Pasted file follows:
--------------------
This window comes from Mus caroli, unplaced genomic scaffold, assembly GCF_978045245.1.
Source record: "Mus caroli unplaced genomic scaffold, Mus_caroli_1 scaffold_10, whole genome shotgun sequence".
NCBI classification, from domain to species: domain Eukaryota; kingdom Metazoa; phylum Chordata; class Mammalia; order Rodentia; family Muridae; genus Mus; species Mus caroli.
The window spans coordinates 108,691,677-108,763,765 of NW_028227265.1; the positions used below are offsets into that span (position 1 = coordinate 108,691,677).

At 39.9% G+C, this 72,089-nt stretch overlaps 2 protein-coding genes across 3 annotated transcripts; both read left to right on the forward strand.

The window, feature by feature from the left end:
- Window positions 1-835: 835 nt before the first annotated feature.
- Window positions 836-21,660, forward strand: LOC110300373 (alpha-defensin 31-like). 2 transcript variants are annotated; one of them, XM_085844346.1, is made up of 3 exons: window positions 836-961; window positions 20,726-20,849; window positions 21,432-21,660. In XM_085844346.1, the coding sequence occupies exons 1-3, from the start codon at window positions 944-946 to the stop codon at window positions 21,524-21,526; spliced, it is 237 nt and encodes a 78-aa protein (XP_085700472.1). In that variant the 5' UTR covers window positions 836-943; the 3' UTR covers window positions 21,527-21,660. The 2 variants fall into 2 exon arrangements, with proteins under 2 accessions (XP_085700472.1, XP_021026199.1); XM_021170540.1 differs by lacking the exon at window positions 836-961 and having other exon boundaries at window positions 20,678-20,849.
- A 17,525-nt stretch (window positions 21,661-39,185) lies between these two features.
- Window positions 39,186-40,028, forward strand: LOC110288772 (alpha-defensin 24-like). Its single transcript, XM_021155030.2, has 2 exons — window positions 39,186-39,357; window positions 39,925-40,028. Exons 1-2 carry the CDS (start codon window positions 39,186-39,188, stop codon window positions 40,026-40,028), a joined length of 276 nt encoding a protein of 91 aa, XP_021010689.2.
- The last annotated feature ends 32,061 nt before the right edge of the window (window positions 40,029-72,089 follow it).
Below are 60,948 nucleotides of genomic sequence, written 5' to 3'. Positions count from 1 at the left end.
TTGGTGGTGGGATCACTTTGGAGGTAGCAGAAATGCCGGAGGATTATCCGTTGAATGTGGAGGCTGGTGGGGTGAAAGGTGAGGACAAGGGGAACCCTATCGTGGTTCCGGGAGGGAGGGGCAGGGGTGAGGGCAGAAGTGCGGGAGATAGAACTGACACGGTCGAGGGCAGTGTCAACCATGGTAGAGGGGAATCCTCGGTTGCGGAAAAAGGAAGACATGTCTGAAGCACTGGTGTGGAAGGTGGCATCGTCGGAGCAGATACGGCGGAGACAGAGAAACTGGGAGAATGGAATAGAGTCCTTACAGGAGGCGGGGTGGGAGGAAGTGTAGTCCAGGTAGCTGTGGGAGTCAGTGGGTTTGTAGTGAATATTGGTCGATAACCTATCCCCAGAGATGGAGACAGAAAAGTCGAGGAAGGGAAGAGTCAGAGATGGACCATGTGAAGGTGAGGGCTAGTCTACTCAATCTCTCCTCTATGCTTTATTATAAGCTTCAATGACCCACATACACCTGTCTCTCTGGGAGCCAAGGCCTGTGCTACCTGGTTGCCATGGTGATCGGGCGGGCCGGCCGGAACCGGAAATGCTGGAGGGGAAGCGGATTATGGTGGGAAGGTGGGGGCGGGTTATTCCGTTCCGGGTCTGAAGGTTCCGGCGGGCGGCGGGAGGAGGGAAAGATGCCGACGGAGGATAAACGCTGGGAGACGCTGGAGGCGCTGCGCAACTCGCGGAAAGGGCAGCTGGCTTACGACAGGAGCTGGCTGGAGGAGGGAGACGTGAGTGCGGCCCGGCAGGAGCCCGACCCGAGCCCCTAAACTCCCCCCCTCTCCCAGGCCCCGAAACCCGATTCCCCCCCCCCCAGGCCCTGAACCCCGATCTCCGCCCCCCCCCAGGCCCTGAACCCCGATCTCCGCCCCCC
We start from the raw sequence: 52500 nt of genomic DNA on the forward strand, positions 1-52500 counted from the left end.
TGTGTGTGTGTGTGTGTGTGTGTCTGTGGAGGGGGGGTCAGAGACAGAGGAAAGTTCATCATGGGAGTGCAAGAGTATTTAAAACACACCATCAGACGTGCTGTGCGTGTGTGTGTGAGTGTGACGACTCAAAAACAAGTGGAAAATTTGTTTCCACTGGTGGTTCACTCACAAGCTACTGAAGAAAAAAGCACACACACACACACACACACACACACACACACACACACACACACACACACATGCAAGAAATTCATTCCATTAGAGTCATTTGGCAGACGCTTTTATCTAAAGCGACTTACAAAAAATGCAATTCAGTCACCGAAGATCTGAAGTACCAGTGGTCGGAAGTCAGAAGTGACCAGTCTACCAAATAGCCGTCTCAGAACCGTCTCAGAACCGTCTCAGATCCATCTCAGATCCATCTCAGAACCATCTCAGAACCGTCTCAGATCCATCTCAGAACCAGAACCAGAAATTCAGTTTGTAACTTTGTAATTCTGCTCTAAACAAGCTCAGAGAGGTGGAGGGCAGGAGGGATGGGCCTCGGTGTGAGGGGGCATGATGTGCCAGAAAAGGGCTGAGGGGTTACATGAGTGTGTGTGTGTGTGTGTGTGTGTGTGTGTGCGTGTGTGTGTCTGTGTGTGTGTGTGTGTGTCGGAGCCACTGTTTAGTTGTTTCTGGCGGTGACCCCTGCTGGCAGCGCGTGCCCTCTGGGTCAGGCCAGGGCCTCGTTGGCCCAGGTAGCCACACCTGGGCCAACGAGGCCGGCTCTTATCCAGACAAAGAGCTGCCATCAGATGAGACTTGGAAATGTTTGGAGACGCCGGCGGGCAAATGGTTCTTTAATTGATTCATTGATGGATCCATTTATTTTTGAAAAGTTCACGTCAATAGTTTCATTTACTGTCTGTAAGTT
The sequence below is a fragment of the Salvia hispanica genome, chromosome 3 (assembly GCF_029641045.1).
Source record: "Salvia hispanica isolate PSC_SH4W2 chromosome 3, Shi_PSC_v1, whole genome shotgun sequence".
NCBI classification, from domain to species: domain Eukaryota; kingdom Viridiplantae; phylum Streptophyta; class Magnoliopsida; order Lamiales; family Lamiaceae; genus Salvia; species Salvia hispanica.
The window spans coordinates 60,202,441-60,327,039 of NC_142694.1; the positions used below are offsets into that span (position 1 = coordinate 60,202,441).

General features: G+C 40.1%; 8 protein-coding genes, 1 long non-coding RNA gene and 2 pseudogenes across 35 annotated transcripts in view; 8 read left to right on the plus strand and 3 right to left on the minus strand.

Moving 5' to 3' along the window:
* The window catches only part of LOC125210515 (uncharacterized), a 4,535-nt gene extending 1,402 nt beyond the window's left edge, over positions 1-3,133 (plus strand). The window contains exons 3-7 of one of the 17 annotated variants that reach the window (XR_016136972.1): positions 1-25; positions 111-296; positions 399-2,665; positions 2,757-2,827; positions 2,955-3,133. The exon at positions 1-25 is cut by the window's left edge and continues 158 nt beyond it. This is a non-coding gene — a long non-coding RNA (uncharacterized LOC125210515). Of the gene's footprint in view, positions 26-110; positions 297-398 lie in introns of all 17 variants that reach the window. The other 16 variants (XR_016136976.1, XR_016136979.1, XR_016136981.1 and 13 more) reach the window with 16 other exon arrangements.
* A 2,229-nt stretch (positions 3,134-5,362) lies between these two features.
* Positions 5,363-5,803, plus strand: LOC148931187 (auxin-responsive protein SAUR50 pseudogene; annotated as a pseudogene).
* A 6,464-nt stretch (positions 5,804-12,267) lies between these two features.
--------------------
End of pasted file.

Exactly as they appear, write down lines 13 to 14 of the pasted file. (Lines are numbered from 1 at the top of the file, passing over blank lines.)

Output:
TTGGTGGTGGGATCACTTTGGAGGTAGCAGAAATGCCGGAGGATTATCCGTTGAATGTGGAGGCTGGTGGGGTGAAAGGTGAGGACAAGGGGAACCCTATCGTGGTTCCGGGAGGGAGGGGCAGGGGTGAGGGCAGAAGTGCGGGAGATAGAACTGACACGGTCGAGGGCAGTGTCAACCATGGTAGAGGGGAATCCTCGGTTGCGGAAAAAGGAAGACATGTCTGAAGCACTGGTGTGGAAGGTGGCATCGTCGGAGCAGATACGGCGGAGACAGAGAAACTGGGAGAATGGAATAGAGTCCTTACAGGAGGCGGGGTGGGAGGAAGTGTAGTCCAGGTAGCTGTGGGAGTCAGTGGGTTTGTAGTGAATATTGGTCGATAACCTATCCCCAGAGATGGAGACAGAAAAGTCGAGGAAGGGAAGAGTCAGAGATGGACCATGTGAAGGTGAGGGCTAGTCTACTCAATCTCTCCTCTATGCTTTATTATAAGCTTCAATGACCCACATACACCTGTCTCTCTGGGAGCCAAGGCCTGTGCTACCTGGTTGCCATGGTGATCGGGCGGGCCGGCCGGAACCGGAAATGCTGGAGGGGAAGCGGATTATGGTGGGAAGGTGGGGGCGGGTTATTCCGTTCCGGGTCTGAAGGTTCCGGCGGGCGGCGGGAGGAGGGAAAGATGCCGACGGAGGATAAACGCTGGGAGACGCTGGAGGCGCTGCGCAACTCGCGGAAAGGGCAGCTGGCTTACGACAGGAGCTGGCTGGAGGAGGGAGACGTGAGTGCGGCCCGGCAGGAGCCCGACCCGAGCCCCTAAACTCCCCCCCTCTCCCAGGCCCCGAAACCCGATTCCCCCCCCCCCAGGCCCTGAACCCCGATCTCCGCCCCCCCCCAGGCCCTGAACCCCGATCTCCGCCCCCC
We start from the raw sequence: 52500 nt of genomic DNA on the forward strand, positions 1-52500 counted from the left end.